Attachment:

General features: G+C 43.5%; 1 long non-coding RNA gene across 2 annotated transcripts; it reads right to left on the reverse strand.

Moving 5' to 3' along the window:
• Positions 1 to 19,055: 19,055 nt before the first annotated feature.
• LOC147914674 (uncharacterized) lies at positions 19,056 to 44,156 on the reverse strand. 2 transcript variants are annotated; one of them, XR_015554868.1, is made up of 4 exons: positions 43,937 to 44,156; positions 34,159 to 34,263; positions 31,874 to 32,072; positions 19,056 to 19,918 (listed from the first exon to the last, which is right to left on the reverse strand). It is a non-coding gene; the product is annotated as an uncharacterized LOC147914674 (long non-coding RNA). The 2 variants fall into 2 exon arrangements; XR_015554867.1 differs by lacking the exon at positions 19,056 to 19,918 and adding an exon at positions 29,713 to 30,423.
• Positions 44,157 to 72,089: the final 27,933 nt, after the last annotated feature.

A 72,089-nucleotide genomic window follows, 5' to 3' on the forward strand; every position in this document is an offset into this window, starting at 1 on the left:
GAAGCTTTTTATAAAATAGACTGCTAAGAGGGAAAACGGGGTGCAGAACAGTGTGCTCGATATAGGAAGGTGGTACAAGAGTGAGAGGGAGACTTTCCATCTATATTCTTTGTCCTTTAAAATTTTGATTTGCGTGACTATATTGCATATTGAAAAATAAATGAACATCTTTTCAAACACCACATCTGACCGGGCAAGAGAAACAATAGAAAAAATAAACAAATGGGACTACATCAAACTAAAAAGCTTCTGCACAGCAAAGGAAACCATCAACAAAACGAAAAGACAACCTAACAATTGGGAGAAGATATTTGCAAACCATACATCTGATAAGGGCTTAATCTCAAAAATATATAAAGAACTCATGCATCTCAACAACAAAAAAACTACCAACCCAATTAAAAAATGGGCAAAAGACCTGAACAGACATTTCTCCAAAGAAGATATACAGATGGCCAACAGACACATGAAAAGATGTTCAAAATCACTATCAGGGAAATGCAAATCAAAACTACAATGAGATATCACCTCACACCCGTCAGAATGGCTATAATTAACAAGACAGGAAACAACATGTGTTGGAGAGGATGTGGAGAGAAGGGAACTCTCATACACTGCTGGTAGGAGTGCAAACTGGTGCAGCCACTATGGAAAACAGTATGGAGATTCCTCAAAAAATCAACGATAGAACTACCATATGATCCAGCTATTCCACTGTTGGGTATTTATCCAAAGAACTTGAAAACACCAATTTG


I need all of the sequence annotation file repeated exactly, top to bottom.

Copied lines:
General features: G+C 43.5%; 1 long non-coding RNA gene across 2 annotated transcripts; it reads right to left on the reverse strand.

Moving 5' to 3' along the window:
• Positions 1 to 19,055: 19,055 nt before the first annotated feature.
• LOC147914674 (uncharacterized) lies at positions 19,056 to 44,156 on the reverse strand. 2 transcript variants are annotated; one of them, XR_015554868.1, is made up of 4 exons: positions 43,937 to 44,156; positions 34,159 to 34,263; positions 31,874 to 32,072; positions 19,056 to 19,918 (listed from the first exon to the last, which is right to left on the reverse strand). It is a non-coding gene; the product is annotated as an uncharacterized LOC147914674 (long non-coding RNA). The 2 variants fall into 2 exon arrangements; XR_015554867.1 differs by lacking the exon at positions 19,056 to 19,918 and adding an exon at positions 29,713 to 30,423.
• Positions 44,157 to 72,089: the final 27,933 nt, after the last annotated feature.

A 72,089-nucleotide genomic window follows, 5' to 3' on the forward strand; every position in this document is an offset into this window, starting at 1 on the left:
GAAGCTTTTTATAAAATAGACTGCTAAGAGGGAAAACGGGGTGCAGAACAGTGTGCTCGATATAGGAAGGTGGTACAAGAGTGAGAGGGAGACTTTCCATCTATATTCTTTGTCCTTTAAAATTTTGATTTGCGTGACTATATTGCATATTGAAAAATAAATGAACATCTTTTCAAACACCACATCTGACCGGGCAAGAGAAACAATAGAAAAAATAAACAAATGGGACTACATCAAACTAAAAAGCTTCTGCACAGCAAAGGAAACCATCAACAAAACGAAAAGACAACCTAACAATTGGGAGAAGATATTTGCAAACCATACATCTGATAAGGGCTTAATCTCAAAAATATATAAAGAACTCATGCATCTCAACAACAAAAAAACTACCAACCCAATTAAAAAATGGGCAAAAGACCTGAACAGACATTTCTCCAAAGAAGATATACAGATGGCCAACAGACACATGAAAAGATGTTCAAAATCACTATCAGGGAAATGCAAATCAAAACTACAATGAGATATCACCTCACACCCGTCAGAATGGCTATAATTAACAAGACAGGAAACAACATGTGTTGGAGAGGATGTGGAGAGAAGGGAACTCTCATACACTGCTGGTAGGAGTGCAAACTGGTGCAGCCACTATGGAAAACAGTATGGAGATTCCTCAAAAAATCAACGATAGAACTACCATATGATCCAGCTATTCCACTGTTGGGTATTTATCCAAAGAACTTGAAAACACCAATTTG